The city of Denton and two of its former employees failed to reach an agreement following a second, court-ordered mediation in their long-running wrongful termination case, according to City Attorney Aaron Leal.
The talks took place under a cloud that a jury award in the case could be sharply reduced. A state law on the books since the mid-1990s caps judgments for government whistleblowers. The impasse means the case is expected to be back in the 68th District Court for another hearing, although Dallas District Judge Martin Hoffman has not scheduled that hearing yet.
In February, a Dallas jury sided with Michael Grim and Jim Maynard and awarded them $3.9 million in their wrongful termination case. The pair filed suit in 2017, claiming they had been fired in retaliation for reporting that council member Keely Briggs leaked confidential information about the Denton Energy Center deal to the Denton Record-Chronicle. The newspaper story ran in September 2016. Grim and Maynard were fired in July 2017 after an investigation into how the controversial deal came together.
The Denton City Council has discussed the case behind closed doors for several hours over the past few weeks. The city has already signaled its intent to appeal the judgment on several grounds should Hoffman not set aside the jury’s verdict.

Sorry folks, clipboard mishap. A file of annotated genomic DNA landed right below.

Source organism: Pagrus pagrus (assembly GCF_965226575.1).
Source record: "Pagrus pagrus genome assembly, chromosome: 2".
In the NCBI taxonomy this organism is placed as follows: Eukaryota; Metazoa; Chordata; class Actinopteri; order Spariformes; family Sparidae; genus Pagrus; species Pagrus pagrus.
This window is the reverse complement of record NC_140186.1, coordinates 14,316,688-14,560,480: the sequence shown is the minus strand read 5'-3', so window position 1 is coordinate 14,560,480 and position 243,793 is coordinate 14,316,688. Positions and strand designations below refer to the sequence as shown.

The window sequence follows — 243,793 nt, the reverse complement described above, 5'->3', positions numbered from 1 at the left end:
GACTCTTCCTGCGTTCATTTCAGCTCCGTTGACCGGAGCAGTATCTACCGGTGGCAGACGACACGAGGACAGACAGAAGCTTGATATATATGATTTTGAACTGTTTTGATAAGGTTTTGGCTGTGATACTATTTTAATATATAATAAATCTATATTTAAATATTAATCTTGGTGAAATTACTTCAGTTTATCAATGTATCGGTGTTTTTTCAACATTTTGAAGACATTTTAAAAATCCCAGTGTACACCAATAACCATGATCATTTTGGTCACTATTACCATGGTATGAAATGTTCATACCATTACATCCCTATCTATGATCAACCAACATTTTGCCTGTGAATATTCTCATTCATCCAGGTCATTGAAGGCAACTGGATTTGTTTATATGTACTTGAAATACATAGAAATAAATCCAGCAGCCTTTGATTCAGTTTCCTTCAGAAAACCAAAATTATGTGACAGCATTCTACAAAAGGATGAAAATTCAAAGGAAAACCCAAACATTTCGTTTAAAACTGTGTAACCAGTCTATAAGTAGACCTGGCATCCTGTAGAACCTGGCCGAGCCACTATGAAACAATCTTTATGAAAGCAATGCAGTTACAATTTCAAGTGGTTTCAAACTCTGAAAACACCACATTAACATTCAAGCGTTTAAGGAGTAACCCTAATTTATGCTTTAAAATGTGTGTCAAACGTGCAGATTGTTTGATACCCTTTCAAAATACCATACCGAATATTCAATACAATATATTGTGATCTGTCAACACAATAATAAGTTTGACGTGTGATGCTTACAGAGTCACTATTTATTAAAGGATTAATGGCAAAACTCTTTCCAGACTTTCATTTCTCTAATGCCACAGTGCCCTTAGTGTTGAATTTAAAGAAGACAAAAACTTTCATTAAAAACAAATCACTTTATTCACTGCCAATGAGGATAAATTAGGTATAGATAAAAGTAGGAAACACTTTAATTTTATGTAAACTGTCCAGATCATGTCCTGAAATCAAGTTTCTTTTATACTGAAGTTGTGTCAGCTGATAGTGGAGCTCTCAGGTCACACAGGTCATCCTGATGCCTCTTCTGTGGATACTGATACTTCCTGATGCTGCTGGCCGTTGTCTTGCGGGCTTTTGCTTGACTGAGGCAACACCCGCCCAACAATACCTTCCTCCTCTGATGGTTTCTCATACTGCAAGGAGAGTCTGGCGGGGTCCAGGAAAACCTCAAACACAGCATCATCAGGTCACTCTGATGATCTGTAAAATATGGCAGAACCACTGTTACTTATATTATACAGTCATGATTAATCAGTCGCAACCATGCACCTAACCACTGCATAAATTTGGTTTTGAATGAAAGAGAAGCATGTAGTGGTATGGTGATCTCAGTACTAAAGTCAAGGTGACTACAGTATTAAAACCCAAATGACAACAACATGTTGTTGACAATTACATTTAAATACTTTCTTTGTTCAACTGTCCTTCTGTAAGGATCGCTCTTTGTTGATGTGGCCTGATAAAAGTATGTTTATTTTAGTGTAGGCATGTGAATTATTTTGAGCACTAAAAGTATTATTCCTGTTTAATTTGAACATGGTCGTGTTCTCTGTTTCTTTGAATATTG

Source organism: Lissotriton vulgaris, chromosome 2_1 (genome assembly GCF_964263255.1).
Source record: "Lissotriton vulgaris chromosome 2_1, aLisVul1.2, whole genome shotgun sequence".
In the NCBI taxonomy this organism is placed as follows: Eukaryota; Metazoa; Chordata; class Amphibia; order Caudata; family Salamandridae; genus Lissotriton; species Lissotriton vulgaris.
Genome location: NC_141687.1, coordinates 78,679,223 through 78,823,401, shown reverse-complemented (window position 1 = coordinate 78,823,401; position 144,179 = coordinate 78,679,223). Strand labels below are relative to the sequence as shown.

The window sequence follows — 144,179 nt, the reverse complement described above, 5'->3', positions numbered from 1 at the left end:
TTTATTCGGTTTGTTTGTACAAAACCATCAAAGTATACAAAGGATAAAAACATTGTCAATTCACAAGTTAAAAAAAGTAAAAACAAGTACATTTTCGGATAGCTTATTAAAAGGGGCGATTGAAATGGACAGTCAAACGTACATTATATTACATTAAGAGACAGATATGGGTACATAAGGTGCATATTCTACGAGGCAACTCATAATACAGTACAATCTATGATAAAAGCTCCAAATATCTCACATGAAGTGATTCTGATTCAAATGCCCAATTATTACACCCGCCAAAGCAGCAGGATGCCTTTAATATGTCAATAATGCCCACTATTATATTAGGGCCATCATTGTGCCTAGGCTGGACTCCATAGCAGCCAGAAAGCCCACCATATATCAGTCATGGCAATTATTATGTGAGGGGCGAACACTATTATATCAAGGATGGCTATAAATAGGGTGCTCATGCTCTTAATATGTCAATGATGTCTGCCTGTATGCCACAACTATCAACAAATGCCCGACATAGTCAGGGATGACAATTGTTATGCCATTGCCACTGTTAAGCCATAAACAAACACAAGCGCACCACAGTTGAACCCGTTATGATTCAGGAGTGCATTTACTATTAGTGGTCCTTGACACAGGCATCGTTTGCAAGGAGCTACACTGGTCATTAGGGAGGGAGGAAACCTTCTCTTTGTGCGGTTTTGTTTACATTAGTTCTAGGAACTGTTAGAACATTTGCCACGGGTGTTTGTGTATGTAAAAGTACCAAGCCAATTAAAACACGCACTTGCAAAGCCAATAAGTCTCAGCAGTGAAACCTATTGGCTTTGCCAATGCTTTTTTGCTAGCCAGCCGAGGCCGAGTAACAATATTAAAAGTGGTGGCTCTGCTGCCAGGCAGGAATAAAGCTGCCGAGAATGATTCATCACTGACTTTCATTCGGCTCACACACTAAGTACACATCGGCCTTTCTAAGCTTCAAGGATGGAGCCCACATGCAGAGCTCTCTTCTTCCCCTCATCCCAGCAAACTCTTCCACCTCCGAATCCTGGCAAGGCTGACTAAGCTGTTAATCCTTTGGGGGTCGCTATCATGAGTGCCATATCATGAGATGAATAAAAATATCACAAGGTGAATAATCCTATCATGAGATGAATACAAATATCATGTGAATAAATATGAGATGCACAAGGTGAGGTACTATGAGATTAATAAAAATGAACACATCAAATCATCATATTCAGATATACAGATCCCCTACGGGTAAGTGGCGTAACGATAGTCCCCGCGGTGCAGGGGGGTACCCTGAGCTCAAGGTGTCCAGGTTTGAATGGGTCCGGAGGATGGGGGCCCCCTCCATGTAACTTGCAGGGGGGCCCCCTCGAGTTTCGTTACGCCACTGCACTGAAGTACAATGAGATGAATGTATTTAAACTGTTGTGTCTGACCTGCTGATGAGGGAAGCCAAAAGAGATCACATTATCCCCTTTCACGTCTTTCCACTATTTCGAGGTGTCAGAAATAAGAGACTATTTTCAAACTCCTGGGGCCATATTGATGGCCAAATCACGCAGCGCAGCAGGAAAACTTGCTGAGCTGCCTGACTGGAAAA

Attorneys for Grim and Maynard did not respond to a request for comment, so it is unclear whether they, too, will pursue an appeal if Hoffman allows the jury’s verdict to stand but reduces the award because of the cap. They previously argued that the cap violates the state constitution because it goes against traditional legal principles (known as common law) and functions as a special law. In addition, they argued that an amendment to the state constitution that changed the caps for medical malpractice claims applies to their case.
State law limits the payout for cities of Denton’s size to $250,000.
The Texas Attorney General recently intervened in the case, filing a 16-page response that disputes the pair’s claim that the state’s cap is unconstitutional since it balances the taxpayers’ interest in having public employees come forward to report wrongdoing without having taxpayers also foot the bill for the wrongdoers.
Proceedings in the case are available online at courtsportal.dallascounty.org.